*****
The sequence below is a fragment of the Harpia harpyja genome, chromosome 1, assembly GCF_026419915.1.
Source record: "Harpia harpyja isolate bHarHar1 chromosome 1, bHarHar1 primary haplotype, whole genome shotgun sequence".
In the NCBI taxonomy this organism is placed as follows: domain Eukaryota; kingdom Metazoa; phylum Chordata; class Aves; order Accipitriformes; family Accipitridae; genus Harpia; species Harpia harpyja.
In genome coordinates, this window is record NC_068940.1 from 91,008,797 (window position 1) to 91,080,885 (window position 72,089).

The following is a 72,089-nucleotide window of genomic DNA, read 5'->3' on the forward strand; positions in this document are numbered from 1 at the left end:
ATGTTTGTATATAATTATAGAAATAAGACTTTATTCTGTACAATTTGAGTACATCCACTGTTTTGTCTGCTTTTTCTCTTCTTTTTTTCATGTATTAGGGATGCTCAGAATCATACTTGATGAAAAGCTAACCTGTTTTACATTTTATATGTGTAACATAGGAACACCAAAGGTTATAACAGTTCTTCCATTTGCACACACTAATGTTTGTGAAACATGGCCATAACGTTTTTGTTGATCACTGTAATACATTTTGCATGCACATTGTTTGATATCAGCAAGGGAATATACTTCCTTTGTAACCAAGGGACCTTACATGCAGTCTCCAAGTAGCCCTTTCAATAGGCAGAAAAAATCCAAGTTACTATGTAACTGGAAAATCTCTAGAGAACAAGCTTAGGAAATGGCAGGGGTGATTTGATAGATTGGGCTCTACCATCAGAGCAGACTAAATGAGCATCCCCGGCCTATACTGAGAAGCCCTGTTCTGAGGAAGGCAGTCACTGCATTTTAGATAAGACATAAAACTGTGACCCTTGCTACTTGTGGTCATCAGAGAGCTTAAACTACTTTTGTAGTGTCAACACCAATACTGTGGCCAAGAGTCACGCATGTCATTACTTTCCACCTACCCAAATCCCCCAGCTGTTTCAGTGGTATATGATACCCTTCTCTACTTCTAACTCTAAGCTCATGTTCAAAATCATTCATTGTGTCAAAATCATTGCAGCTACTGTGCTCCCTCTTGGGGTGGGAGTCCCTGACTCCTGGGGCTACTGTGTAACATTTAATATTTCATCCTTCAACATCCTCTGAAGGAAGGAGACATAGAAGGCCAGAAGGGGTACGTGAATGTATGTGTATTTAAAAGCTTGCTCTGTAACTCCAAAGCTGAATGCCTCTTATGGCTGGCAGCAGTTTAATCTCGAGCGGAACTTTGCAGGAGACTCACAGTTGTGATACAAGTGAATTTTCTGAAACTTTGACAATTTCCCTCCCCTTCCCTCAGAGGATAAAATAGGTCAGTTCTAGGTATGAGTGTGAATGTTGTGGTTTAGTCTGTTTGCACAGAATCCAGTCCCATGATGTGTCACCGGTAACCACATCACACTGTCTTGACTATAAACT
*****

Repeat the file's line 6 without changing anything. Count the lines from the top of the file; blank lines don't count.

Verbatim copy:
ATGTTTGTATATAATTATAGAAATAAGACTTTATTCTGTACAATTTGAGTACATCCACTGTTTTGTCTGCTTTTTCTCTTCTTTTTTTCATGTATTAGGGATGCTCAGAATCATACTTGATGAAAAGCTAACCTGTTTTACATTTTATATGTGTAACATAGGAACACCAAAGGTTATAACAGTTCTTCCATTTGCACACACTAATGTTTGTGAAACATGGCCATAACGTTTTTGTTGATCACTGTAATACATTTTGCATGCACATTGTTTGATATCAGCAAGGGAATATACTTCCTTTGTAACCAAGGGACCTTACATGCAGTCTCCAAGTAGCCCTTTCAATAGGCAGAAAAAATCCAAGTTACTATGTAACTGGAAAATCTCTAGAGAACAAGCTTAGGAAATGGCAGGGGTGATTTGATAGATTGGGCTCTACCATCAGAGCAGACTAAATGAGCATCCCCGGCCTATACTGAGAAGCCCTGTTCTGAGGAAGGCAGTCACTGCATTTTAGATAAGACATAAAACTGTGACCCTTGCTACTTGTGGTCATCAGAGAGCTTAAACTACTTTTGTAGTGTCAACACCAATACTGTGGCCAAGAGTCACGCATGTCATTACTTTCCACCTACCCAAATCCCCCAGCTGTTTCAGTGGTATATGATACCCTTCTCTACTTCTAACTCTAAGCTCATGTTCAAAATCATTCATTGTGTCAAAATCATTGCAGCTACTGTGCTCCCTCTTGGGGTGGGAGTCCCTGACTCCTGGGGCTACTGTGTAACATTTAATATTTCATCCTTCAACATCCTCTGAAGGAAGGAGACATAGAAGGCCAGAAGGGGTACGTGAATGTATGTGTATTTAAAAGCTTGCTCTGTAACTCCAAAGCTGAATGCCTCTTATGGCTGGCAGCAGTTTAATCTCGAGCGGAACTTTGCAGGAGACTCACAGTTGTGATACAAGTGAATTTTCTGAAACTTTGACAATTTCCCTCCCCTTCCCTCAGAGGATAAAATAGGTCAGTTCTAGGTATGAGTGTGAATGTTGTGGTTTAGTCTGTTTGCACAGAATCCAGTCCCATGATGTGTCACCGGTAACCACATCACACTGTCTTGACTATAAACT